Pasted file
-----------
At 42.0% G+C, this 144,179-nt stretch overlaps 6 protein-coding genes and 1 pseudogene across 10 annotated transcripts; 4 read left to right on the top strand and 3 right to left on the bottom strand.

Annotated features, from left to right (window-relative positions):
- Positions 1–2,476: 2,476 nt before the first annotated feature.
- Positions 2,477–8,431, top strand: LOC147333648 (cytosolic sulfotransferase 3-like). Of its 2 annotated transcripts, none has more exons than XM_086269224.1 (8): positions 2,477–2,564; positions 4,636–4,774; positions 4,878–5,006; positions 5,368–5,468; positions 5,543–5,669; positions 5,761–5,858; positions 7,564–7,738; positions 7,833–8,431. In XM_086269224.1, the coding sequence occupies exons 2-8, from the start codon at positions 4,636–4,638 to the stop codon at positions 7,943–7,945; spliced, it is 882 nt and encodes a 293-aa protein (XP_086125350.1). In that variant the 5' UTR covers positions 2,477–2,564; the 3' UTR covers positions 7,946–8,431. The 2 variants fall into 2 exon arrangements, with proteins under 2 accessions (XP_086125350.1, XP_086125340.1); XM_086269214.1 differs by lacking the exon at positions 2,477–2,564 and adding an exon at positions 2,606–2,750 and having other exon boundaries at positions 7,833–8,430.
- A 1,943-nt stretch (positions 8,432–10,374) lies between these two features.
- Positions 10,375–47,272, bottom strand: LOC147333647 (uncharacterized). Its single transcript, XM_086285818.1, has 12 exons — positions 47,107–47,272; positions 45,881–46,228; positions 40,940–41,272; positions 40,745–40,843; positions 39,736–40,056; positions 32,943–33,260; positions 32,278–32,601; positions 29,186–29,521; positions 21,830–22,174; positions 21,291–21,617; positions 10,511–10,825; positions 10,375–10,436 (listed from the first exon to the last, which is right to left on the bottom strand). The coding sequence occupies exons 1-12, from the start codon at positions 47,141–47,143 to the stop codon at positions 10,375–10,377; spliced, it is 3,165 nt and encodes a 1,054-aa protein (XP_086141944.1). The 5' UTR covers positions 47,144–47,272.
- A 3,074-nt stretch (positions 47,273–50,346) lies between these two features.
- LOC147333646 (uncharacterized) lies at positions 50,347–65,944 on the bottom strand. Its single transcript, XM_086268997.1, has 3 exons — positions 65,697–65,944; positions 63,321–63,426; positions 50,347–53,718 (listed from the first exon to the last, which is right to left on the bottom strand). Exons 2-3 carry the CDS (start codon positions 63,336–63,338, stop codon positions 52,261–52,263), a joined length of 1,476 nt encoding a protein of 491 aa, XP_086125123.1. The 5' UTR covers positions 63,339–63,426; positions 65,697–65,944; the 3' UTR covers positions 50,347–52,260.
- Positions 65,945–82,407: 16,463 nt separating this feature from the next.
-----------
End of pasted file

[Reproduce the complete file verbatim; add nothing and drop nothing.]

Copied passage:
At 42.0% G+C, this 144,179-nt stretch overlaps 6 protein-coding genes and 1 pseudogene across 10 annotated transcripts; 4 read left to right on the top strand and 3 right to left on the bottom strand.

Annotated features, from left to right (window-relative positions):
- Positions 1–2,476: 2,476 nt before the first annotated feature.
- Positions 2,477–8,431, top strand: LOC147333648 (cytosolic sulfotransferase 3-like). Of its 2 annotated transcripts, none has more exons than XM_086269224.1 (8): positions 2,477–2,564; positions 4,636–4,774; positions 4,878–5,006; positions 5,368–5,468; positions 5,543–5,669; positions 5,761–5,858; positions 7,564–7,738; positions 7,833–8,431. In XM_086269224.1, the coding sequence occupies exons 2-8, from the start codon at positions 4,636–4,638 to the stop codon at positions 7,943–7,945; spliced, it is 882 nt and encodes a 293-aa protein (XP_086125350.1). In that variant the 5' UTR covers positions 2,477–2,564; the 3' UTR covers positions 7,946–8,431. The 2 variants fall into 2 exon arrangements, with proteins under 2 accessions (XP_086125350.1, XP_086125340.1); XM_086269214.1 differs by lacking the exon at positions 2,477–2,564 and adding an exon at positions 2,606–2,750 and having other exon boundaries at positions 7,833–8,430.
- A 1,943-nt stretch (positions 8,432–10,374) lies between these two features.
- Positions 10,375–47,272, bottom strand: LOC147333647 (uncharacterized). Its single transcript, XM_086285818.1, has 12 exons — positions 47,107–47,272; positions 45,881–46,228; positions 40,940–41,272; positions 40,745–40,843; positions 39,736–40,056; positions 32,943–33,260; positions 32,278–32,601; positions 29,186–29,521; positions 21,830–22,174; positions 21,291–21,617; positions 10,511–10,825; positions 10,375–10,436 (listed from the first exon to the last, which is right to left on the bottom strand). The coding sequence occupies exons 1-12, from the start codon at positions 47,141–47,143 to the stop codon at positions 10,375–10,377; spliced, it is 3,165 nt and encodes a 1,054-aa protein (XP_086141944.1). The 5' UTR covers positions 47,144–47,272.
- A 3,074-nt stretch (positions 47,273–50,346) lies between these two features.
- LOC147333646 (uncharacterized) lies at positions 50,347–65,944 on the bottom strand. Its single transcript, XM_086268997.1, has 3 exons — positions 65,697–65,944; positions 63,321–63,426; positions 50,347–53,718 (listed from the first exon to the last, which is right to left on the bottom strand). Exons 2-3 carry the CDS (start codon positions 63,336–63,338, stop codon positions 52,261–52,263), a joined length of 1,476 nt encoding a protein of 491 aa, XP_086125123.1. The 5' UTR covers positions 63,339–63,426; positions 65,697–65,944; the 3' UTR covers positions 50,347–52,260.
- Positions 65,945–82,407: 16,463 nt separating this feature from the next.